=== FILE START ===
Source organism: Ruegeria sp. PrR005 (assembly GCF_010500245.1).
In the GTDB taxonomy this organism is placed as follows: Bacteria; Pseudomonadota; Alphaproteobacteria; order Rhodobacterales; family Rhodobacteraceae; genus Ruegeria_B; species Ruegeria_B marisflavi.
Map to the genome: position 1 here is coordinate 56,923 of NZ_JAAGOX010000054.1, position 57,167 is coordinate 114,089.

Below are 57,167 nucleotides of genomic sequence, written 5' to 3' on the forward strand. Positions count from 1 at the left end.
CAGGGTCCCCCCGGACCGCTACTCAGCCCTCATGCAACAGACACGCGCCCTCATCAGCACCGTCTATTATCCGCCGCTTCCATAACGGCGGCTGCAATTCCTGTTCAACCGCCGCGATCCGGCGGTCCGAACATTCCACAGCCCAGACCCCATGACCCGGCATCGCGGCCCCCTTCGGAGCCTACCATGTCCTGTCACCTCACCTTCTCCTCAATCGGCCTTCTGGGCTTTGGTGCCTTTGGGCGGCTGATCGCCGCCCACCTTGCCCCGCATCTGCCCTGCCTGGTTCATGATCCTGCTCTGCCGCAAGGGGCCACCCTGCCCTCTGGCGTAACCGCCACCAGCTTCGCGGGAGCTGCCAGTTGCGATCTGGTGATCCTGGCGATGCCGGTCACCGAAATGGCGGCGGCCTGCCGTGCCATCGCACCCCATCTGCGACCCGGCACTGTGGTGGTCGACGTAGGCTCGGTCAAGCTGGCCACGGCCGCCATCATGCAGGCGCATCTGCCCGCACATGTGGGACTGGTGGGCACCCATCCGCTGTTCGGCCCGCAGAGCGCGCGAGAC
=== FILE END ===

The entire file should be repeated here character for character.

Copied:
Source organism: Ruegeria sp. PrR005 (assembly GCF_010500245.1).
In the GTDB taxonomy this organism is placed as follows: Bacteria; Pseudomonadota; Alphaproteobacteria; order Rhodobacterales; family Rhodobacteraceae; genus Ruegeria_B; species Ruegeria_B marisflavi.
Map to the genome: position 1 here is coordinate 56,923 of NZ_JAAGOX010000054.1, position 57,167 is coordinate 114,089.

Below are 57,167 nucleotides of genomic sequence, written 5' to 3' on the forward strand. Positions count from 1 at the left end.
CAGGGTCCCCCCGGACCGCTACTCAGCCCTCATGCAACAGACACGCGCCCTCATCAGCACCGTCTATTATCCGCCGCTTCCATAACGGCGGCTGCAATTCCTGTTCAACCGCCGCGATCCGGCGGTCCGAACATTCCACAGCCCAGACCCCATGACCCGGCATCGCGGCCCCCTTCGGAGCCTACCATGTCCTGTCACCTCACCTTCTCCTCAATCGGCCTTCTGGGCTTTGGTGCCTTTGGGCGGCTGATCGCCGCCCACCTTGCCCCGCATCTGCCCTGCCTGGTTCATGATCCTGCTCTGCCGCAAGGGGCCACCCTGCCCTCTGGCGTAACCGCCACCAGCTTCGCGGGAGCTGCCAGTTGCGATCTGGTGATCCTGGCGATGCCGGTCACCGAAATGGCGGCGGCCTGCCGTGCCATCGCACCCCATCTGCGACCCGGCACTGTGGTGGTCGACGTAGGCTCGGTCAAGCTGGCCACGGCCGCCATCATGCAGGCGCATCTGCCCGCACATGTGGGACTGGTGGGCACCCATCCGCTGTTCGGCCCGCAGAGCGCGCGAGAC